Finally, after a bit of a break since I was at the mercy of the library, I read Fforde’s most recent book: Recipe for Love (2012).  I adored it.  I giggled and laughed my way through it in one evening, thrilled that after string of disappointing recent efforts Fforde was back on form.  I also honestly liked the main characters, which, as much as I enjoyed reading the other books, has not always been the case (the obvious exceptions being my two favourites: Flora’s Lot and Thyme Out).

The premise is fantastic: Zoe is a contestant on a television cookery show and falls for Gideon, one of the judges.  I loved reading about the cooking challenges and was thoroughly entertained by all of the other contestants, from the very nice to the very nasty.  Most of all, I loved reading about Zoe’s growing friendship with Fen and Rupert, supporting characters from Fforde’s earlier novels, who are hosting the cast and crew on their struggling estate.  The friendly Zoe is always popping in and out of the big house, helping out the pregnant Fen when Rupert is away or busy, and when Gideon comes to stay in the house the progression of their relationship makes sense (not always a given in Fforde’s books).  Zoe’s helpfulness, always pitching in to avert crises even when it means she might do poorly in the competition, only made her more delightful.  I do like nice characters, especially ones like Zoe who prove you can be nice without being a pushover.

After all of those, unsurprisingly, my need for Fforde’s fiction was met.  Looking back on my reading notes from February and March, which is when I was working my way through these books, the most common word I used in my write ups was fun.  And that they absolutely are.

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As you may recall, I went a little crazy for Katie Fforde in June.  I managed to read/reread 9 of her novels in less than four weeks, on top of all my other reading, which, let me be clear from the beginning, was not necessarily my cleverest plan.  With so many books that are so similar read so close together, it can be a bit overwhelming and, frankly, exhausting.  And yet I could not help myself.

Katie Fforde writes wonderful escapist fiction.  Yes, it is formulaic, yes, the male characters in particular can be so poorly constructed that they’re barely present, and yes, most of the time the plots are madly unrealistic.  But all that is completely fine because this is escapist fiction and that is exactly what I want from this kind of book.  There are times when all you want is a novel that will whisk you away for a couple of hours, the kind that is easy to read, makes you smile, and where your heroine is able to completely turn her life around in 300 to 400 pages of well-spaced type.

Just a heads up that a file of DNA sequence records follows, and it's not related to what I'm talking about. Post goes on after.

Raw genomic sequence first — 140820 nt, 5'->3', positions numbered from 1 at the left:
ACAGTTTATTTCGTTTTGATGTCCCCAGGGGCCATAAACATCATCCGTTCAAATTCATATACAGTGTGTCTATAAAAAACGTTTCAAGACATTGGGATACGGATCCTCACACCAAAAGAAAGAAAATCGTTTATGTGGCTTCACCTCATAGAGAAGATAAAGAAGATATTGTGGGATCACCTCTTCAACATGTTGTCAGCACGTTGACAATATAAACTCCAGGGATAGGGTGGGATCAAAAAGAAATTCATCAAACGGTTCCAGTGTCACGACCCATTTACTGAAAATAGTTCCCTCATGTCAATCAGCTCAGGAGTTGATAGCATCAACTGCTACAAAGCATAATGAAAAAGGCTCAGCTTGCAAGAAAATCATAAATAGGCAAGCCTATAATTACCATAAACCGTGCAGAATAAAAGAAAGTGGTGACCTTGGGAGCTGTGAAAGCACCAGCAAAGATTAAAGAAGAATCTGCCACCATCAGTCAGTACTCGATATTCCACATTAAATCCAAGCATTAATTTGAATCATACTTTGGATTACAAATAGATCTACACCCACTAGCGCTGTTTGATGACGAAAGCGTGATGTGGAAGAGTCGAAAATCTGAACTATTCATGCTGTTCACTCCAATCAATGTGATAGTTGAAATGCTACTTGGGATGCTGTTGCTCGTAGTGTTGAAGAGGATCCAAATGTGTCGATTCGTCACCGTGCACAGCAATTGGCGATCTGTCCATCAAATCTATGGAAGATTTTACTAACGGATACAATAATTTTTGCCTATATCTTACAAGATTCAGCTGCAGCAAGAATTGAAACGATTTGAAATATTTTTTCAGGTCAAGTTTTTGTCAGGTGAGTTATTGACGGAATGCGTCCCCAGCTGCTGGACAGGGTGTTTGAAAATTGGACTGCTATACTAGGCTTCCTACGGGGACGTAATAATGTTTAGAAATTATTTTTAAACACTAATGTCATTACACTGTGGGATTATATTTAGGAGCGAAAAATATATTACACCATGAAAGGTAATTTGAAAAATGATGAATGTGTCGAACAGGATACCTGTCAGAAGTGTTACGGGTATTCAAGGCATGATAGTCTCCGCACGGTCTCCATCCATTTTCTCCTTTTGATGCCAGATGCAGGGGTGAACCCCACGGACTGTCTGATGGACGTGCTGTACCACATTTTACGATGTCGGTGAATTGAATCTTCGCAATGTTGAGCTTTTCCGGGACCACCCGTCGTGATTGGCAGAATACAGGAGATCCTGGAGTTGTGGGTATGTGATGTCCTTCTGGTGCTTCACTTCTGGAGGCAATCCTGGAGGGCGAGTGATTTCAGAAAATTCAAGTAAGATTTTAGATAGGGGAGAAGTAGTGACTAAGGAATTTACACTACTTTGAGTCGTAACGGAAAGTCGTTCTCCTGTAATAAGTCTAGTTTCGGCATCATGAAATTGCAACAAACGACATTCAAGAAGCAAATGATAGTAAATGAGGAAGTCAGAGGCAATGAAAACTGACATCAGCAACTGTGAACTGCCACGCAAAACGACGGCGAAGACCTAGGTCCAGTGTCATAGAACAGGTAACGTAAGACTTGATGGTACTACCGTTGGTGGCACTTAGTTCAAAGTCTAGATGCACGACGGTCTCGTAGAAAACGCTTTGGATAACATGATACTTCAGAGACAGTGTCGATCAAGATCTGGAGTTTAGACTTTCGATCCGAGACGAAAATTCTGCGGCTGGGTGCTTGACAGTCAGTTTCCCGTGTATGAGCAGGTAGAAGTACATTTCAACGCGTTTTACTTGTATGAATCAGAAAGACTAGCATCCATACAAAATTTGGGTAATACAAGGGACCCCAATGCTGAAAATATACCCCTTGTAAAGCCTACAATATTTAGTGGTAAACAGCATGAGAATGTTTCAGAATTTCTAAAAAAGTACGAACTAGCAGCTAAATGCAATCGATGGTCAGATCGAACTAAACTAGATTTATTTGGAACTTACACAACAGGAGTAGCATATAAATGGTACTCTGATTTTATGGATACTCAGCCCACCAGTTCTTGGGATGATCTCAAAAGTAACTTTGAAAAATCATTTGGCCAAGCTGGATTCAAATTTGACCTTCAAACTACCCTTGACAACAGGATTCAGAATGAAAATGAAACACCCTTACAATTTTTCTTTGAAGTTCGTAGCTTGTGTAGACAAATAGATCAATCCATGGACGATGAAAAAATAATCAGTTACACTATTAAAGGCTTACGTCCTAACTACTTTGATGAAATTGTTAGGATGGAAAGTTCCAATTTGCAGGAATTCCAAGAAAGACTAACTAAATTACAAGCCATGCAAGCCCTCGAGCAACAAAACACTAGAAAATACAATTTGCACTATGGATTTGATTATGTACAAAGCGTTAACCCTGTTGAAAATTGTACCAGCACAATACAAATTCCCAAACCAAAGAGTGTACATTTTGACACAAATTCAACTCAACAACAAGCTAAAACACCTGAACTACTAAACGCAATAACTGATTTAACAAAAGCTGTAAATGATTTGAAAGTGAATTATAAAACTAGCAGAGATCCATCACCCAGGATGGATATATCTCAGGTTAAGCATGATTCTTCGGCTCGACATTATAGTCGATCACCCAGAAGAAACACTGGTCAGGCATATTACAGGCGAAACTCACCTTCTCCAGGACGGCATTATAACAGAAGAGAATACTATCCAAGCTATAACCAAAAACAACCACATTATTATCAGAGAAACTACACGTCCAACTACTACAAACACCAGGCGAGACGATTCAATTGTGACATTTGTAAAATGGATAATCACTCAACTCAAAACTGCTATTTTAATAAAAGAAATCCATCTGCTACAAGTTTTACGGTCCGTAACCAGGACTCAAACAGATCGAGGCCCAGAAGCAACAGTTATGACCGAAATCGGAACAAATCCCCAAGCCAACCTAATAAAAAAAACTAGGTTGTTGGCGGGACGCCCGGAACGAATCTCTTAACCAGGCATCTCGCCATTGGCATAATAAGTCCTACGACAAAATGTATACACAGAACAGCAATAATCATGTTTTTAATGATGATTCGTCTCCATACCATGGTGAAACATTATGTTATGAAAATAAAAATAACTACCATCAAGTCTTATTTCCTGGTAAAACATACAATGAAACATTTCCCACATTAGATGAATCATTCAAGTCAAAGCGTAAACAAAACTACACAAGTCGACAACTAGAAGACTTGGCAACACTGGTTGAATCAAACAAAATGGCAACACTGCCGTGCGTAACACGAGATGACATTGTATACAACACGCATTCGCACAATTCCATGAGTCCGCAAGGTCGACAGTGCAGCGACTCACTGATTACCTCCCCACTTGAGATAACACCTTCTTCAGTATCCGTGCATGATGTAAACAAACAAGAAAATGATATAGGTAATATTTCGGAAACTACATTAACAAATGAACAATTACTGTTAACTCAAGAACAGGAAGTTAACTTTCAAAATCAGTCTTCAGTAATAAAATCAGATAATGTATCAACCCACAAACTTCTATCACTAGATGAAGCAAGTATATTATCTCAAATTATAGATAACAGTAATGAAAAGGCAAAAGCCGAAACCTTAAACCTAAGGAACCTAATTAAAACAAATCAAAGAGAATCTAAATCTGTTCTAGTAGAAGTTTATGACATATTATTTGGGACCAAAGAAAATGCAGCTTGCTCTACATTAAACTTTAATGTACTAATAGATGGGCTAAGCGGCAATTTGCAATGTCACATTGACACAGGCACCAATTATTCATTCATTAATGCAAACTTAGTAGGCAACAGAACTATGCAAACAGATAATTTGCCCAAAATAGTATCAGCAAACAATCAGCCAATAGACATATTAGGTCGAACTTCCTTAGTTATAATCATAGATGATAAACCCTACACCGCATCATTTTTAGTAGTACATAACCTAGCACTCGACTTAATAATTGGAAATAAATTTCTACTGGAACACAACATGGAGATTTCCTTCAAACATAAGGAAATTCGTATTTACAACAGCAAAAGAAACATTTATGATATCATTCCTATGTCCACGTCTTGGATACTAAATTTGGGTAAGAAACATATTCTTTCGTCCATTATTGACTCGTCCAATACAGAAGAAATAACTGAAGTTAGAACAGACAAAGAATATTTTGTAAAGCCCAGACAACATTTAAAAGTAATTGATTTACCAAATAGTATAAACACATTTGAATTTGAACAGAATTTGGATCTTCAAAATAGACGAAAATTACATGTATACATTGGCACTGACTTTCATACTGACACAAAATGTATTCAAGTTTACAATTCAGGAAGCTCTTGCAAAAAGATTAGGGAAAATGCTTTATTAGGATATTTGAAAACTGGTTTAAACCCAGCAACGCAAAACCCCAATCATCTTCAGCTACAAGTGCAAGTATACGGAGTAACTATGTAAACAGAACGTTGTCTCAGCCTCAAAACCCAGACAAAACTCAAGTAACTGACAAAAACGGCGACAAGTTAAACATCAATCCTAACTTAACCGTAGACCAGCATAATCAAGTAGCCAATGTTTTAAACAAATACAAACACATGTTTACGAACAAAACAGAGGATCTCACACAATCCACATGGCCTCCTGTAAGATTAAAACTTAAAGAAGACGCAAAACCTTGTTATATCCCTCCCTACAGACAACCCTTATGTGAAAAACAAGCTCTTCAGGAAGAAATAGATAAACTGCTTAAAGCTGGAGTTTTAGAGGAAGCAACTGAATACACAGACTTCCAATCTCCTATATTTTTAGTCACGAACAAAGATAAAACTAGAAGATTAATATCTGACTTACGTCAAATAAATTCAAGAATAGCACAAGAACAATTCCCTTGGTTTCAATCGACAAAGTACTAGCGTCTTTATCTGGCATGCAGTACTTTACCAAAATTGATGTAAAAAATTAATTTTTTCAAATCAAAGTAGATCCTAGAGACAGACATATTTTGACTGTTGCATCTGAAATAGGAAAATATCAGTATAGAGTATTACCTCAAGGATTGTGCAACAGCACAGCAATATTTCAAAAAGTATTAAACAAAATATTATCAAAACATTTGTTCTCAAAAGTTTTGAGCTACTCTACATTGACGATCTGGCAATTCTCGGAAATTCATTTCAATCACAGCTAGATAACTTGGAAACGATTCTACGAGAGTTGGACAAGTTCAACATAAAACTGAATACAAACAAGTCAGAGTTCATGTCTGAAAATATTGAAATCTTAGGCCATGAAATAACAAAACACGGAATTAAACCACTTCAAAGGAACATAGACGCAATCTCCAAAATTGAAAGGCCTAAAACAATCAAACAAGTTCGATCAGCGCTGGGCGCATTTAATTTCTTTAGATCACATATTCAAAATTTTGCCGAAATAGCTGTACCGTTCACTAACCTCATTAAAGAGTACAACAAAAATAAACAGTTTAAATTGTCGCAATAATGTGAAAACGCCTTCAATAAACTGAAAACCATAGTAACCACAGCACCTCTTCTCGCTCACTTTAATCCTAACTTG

I started with Love Letters and, perhaps because of its bookish focus, it was one of my favourites, though mostly for its minor characters and commentary on the publishing industry.  The heroine, Laura Horsley, had been contentedly working at a small bookshop, which, as the novel opens, is about to close.  When she takes on the daunting task of helping to organize a literary festival, she is also faced with tracking down an elusive Irish author and convincing him to attend in order to secure the support of a wealthy donor.  It features the standard evolution of a Fforde heroine: she changes her boring life into something she’s really excited about, landing the perfect job, as well as the guy.  Careers are a main focus in Fforde’s novel and each heroine’s search for a job that she is engaged by and passionate about often takes up more time that the romantic subplot, though often the two are intertwined. 

 Laura is rather forgettable but the first pages detailing her bookish habits made her instantly recognizable as a fellow bibliophile and I would have found it difficult after reading them to have actively disliked her:

Laura read a lot.  She lived alone in a tiny bedsit and her television was so small and snowy she didn’t watch it much.  But she read all the time: at bedtime, while she ate, while she coojed, while she dressed and while she brushed her teeth.  She would have read in the shower if she could have worked out a method that wouldn’t completely ruin the book.  In the same way she could read anywhere, she could read anything and if it were good, enjoy it.      

But the best thing(s) by far about Love Letters are the conversations that happen at the literary festival, specifically the ones between the snobbish literary fiction authors and the cheerful, significantly wealthier, women’s fiction authors.  They are cozy and friendly and don’t particularly care that their work isn’t great art, just that it is being read and that they’re getting the very welcome cheques from the publishers.  I adored their attitude.